When you want to get out on a multi pitch route, how do you select and prepare for that route? How do you set yourself up for a successful day? In this video, we talk about the process from selection to preparation and approach! Below we take you through three levels of preparation: Macro, Meso, and Micro.
Macro Level: The Big Picture
1. Research – Use all available resources to research your climbing destination and desired routes. This includes climbing websites, guide books, and any climbing friends.
2. Route Selection – This should be based on your personal abilities, your partner’s abilities, psychological factors, experience, retreat options, and weather conditions that day.
3. Route Beta – Depending on your level of climbing and desire for advice on specific routes, learn route beta by talking to climbers who have climbed the route, local guide services, guide books, and/or websites.
Meso (Mid) Level: Climbing and Route Logistics
1. Approach – When scoping new routes, be sure to evaluate the approach (even the drive to the crag). While hiking in, cue in on certain landmark features on the trail or the rock that you can use to find the base of your climb (i.e. to the left of the large overhang…etc).
2. The Route – Where does your route go? Identify key features and landmarks to guide you, and familiarize yourself with the locations of the anchors on each pitch. How will you know when you’re at the top of a pitch? How long are those pitches? And are your anchors bolted or gear belays?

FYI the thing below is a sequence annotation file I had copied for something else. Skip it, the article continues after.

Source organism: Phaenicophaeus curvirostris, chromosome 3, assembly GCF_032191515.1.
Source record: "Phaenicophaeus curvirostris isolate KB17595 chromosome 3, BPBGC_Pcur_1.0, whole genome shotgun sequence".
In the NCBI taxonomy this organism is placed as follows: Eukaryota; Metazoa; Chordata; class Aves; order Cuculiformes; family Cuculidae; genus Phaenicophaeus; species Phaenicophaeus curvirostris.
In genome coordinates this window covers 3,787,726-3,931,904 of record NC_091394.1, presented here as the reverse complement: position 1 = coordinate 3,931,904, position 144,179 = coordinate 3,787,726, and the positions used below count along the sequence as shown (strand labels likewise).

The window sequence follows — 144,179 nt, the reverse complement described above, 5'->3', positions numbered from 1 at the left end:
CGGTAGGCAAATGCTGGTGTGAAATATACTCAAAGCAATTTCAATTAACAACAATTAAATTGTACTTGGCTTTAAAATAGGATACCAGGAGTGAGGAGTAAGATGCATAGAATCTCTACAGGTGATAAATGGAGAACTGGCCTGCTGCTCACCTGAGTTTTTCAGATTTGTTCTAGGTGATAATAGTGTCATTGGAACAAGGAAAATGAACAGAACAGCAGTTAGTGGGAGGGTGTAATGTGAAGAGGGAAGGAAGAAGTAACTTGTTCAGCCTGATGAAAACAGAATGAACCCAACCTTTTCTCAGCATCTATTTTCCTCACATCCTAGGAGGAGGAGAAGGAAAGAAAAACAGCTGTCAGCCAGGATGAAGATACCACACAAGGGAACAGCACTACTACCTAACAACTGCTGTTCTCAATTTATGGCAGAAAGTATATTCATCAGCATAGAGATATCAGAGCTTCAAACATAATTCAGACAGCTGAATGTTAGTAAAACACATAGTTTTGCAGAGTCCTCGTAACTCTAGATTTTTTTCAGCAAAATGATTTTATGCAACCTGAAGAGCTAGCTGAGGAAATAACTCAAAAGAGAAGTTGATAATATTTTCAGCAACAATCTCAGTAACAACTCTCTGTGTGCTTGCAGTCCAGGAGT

3. Descent – During the approach, identify specific landmarks that can help guide you on your descent or walk-off. Importantly, determine if your descent is a walk-off or rappel. And if rappelling, find out if you need one or two ropes.
Micro Level: The Climb Itself!
1. This level of preparation involves the smaller details of your route. Perhaps another climber informed you to take the crack on the left rather than the face holds on the right at pitch 3. Or you observed a big roof from the approach that will help you stay on route while climbing a wandering section on pitch 7. Collect as many details as you can and remember them or make note of them on your topo or in the guidebook to help you stay on route.
2. If your route information is from an older guidebook, note that the authors may not have drawn some of the smaller features and instead focused on the big features. This can allow for a bigger sense of adventure for those who go to climb it after them, but it can also make it difficult to find the actual route. This why it’s good to have a handle on the preparation process, from Macro to Meso to Micro. Find out what you can, assess what you don’t, and make sure you’re up to the challenge!
We hope you found this video helpful. Feel free to comment below with questions or thoughts!
Please remember, climbing is inherently dangerous. Climb at your own risk.